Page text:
While skilled migration brings widely acknowledged economic benefits for destination countries and migrants, its impact on countries of origin has been the subject of more debate. Despite a growing consensus that origin countries can benefit from emigration and the circulation of skills, enabling this potential to be fully exploited remains a challenge. This report examines initiatives that develop skills and human capital.
The Special Representative on International Migration for the UN Secretary-General, Peter Sutherland, and the former UN Deputy High Commissioner for Refugees, T. Alexander Aleinikoff, preview upcoming high-level humanitarian protection and migration summits in 2016, focusing on likely agendas and what tangible results might occur.
A webinar with the UN Secretary-General's special representative on migration and the former UN Deputy High Commissioner for Refugees previewing upcoming high-level humanitarian protection and migration summits, focusing on what tangible results might occur.
This briefing in Bangkok launches the MPI-IOM Issue in Brief, Shortage amid Surplus: Emigration and Human Capital Development in the Philippines, which reviews the impacts of the Philippines' successful labor export policy on skills development and human capital growth within the country. While Filipino migrant workers contribute significantly to the national economy with the remittances they send home (over US $27 billion in 2014), this reliance on exporting labor raises an important question: Has the nation’s focus on preparing workers to leave compromised human capital development at home?
The Philippines has the most sophisticated labor-exporting model in the world, with 1.8 million temporary workers deployed in 2014 alone. This issue in brief reviews the impacts of the Philippines’ successful labor export policy on skills development and human capital growth within the country.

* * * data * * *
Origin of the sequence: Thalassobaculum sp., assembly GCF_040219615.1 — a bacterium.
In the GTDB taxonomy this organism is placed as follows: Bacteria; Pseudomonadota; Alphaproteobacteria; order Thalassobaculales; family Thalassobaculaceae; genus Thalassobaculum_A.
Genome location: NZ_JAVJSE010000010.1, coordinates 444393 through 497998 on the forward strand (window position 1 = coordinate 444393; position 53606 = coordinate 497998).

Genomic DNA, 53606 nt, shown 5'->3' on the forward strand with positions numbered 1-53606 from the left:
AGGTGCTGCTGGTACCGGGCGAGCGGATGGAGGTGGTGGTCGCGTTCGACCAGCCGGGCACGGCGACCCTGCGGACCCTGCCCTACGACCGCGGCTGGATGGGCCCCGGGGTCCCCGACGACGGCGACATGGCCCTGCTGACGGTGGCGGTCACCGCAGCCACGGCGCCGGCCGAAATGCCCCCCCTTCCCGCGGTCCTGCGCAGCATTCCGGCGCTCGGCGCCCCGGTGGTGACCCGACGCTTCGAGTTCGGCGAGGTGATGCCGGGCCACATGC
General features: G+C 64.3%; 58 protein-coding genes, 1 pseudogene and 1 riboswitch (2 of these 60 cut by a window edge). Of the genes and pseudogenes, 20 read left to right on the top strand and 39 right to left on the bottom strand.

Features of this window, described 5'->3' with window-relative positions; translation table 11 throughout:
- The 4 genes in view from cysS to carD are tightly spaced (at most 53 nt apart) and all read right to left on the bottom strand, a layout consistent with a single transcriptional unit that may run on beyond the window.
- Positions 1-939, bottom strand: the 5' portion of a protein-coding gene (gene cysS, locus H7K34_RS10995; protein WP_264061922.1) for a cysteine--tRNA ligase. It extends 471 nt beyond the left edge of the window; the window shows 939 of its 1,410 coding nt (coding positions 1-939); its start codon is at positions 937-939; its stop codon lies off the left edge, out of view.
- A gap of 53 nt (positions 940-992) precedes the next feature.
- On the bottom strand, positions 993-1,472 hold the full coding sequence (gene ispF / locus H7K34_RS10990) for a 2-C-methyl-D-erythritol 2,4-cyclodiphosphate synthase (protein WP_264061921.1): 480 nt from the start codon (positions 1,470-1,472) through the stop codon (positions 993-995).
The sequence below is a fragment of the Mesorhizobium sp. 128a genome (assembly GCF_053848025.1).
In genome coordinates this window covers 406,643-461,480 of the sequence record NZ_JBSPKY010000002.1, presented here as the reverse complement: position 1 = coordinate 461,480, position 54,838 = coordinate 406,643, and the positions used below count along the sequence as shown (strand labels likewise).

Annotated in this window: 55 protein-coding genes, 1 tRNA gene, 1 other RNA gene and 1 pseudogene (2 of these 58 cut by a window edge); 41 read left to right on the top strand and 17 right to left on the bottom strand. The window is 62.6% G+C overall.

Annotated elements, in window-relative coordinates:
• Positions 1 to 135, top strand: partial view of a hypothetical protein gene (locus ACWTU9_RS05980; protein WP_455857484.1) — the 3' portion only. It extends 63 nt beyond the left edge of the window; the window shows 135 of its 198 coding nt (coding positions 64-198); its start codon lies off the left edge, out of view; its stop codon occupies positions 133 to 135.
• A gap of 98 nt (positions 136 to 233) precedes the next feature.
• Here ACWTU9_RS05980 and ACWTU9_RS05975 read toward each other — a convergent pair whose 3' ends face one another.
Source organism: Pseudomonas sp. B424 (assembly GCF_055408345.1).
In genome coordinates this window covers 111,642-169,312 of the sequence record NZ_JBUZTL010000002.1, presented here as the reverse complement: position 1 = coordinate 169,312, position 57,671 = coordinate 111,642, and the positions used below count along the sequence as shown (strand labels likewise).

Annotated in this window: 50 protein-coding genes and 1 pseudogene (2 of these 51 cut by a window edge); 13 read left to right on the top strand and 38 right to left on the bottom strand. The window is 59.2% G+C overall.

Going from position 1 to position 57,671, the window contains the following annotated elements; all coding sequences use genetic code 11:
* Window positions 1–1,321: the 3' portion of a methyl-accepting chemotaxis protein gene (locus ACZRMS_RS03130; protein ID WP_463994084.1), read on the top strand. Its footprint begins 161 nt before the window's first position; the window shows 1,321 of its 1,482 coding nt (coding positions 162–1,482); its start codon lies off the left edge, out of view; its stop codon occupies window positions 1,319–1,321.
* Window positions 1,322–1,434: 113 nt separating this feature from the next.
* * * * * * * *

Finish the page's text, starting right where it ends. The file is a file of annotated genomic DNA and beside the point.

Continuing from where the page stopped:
A discussion on how governments and societies can retain their most valuable workers, turn emigration challenges into opportunities, and capture more of the potential benefits of emigration.
A breakfast briefing to launch the Issue in Brief, Shortage amid Surplus: Emigration and Human Capital Development in the Philippines, that reviews the impacts of the Philippines' successful labor export policy on skills development and human capital growth within the country.
In the aftermath of the global financial crisis, Ireland has again experienced emigration flows on a much greater scale than most of its Western European counterparts. Unlike earlier outflows, however, a significant share of those leaving today are immigrants returning home or migrating elsewhere. The report also examines Ireland's diaspora engagement and return policies.
A discussion on how governments and societies can retain their most valuable workers, turn emigration challenges into opportunities, and capture more of emigration's potential benefits.
This report dispels the perception that flows between Australia and the ASEAN region are headed in one direction: to Australia. Using unpublished administrative data, the authors sketch a complex picture of skilled Australian emigration to ASEAN, significant temporary movements of skilled workers in both directions, and close connections between the two regions even after migrants permanently return to their country of origin.
While European countries struggle to manage the recent influx of refugees, many are separately facing a less visible trend: large numbers of talented residents leaving. This Council Statement from the Transatlantic Council on Migration's twelfth plenary meeting examines the new reality of emigration from middle- and high-income countries and identifies how governments can mitigate the costs of emigration and "brain drain."